Saturday, February 3, 2007

Switch Lead

About two years ago, Zirpu and I decided that when we finished Bronze 4 we would go back and start over, switching the lead and follow. Several months ago we started just that, with me leading and him following. It's not as hard as I thought it was going to be. I thought the confusion of switching from stepping back with my right foot to forward with my left foot was going to last a long time. It wasn't easy to start, but once I got the hang of it that part didn't stay difficult. Basic steps and basic turns aren't as challenging as I expected them to be.

What are difficult are the moves that require stepping to the left or right, such as crossovers. In fact, crossovers are a great example (we are doing one in this photo). This is a step during which both partners step out to the side and open up, then step back and close, and then step to the other side and open up. It's in these steps that I have to turn my brain around, because we are turning the other direction than the one we're turning in when I'm following. Sometimes Zirpu and I switch back to "normal" lead and follow in these steps, back to what we're used to, what feels natural.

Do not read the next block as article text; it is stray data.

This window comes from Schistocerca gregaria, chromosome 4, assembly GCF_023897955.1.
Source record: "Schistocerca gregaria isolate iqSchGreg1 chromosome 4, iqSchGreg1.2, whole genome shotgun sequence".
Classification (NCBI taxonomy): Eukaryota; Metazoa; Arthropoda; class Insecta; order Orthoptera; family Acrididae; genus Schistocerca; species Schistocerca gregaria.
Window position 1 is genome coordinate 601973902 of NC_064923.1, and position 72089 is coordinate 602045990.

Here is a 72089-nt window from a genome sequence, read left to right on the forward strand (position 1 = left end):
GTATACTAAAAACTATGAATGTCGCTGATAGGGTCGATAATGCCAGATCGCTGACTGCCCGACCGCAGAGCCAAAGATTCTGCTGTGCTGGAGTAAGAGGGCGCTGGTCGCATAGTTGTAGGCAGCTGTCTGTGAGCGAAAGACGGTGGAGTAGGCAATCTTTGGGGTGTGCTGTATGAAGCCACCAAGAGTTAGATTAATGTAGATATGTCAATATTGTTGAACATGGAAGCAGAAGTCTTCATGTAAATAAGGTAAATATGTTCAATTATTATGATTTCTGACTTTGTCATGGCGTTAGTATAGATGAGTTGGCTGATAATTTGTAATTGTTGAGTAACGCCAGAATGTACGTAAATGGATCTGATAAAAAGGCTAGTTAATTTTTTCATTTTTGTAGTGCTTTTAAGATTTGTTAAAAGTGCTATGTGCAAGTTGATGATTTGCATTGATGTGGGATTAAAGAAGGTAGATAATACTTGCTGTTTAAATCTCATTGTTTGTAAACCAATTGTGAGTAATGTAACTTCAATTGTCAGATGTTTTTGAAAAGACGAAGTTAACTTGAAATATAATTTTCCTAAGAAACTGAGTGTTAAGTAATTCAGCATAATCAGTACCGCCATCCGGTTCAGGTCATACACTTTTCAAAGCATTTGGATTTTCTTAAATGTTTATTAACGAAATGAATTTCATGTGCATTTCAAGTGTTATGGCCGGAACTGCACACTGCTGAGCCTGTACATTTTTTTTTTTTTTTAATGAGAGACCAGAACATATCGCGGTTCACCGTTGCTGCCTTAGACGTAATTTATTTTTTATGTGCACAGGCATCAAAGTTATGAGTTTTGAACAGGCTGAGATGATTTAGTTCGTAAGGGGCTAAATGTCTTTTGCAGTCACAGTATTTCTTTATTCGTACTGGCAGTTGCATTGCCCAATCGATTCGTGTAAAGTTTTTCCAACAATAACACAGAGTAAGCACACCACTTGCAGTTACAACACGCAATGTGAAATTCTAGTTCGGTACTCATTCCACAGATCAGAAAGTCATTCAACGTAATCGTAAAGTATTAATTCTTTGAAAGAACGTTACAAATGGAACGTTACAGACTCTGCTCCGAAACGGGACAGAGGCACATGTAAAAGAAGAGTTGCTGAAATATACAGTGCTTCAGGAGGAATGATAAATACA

We always laugh when that happens.

Sometimes I find it frustrating to be struggling with steps that we already know, even though I know that it's an unfair expectation of myself: Sure, I know this or that step, but I know it as a follow. Leading is a whole different thing. I liked those bumper stickers that said "Ginger Rogers did everything Fred Astaire did, but backwards and in high heels" but the fact is she didn't. Not to discredit Ginger; following isn't much like leading either.

Switching lead and follow is giving us a lot of opportunities to practice communicating! Dance is about body language, so we have to communicate with our bodies in ways we're not used to. When something goes wrong several times, we have to actually talk about what we're trying to make known, or what we're communicating when we don't mean to be body-talking at all, and we have to do it civilly.

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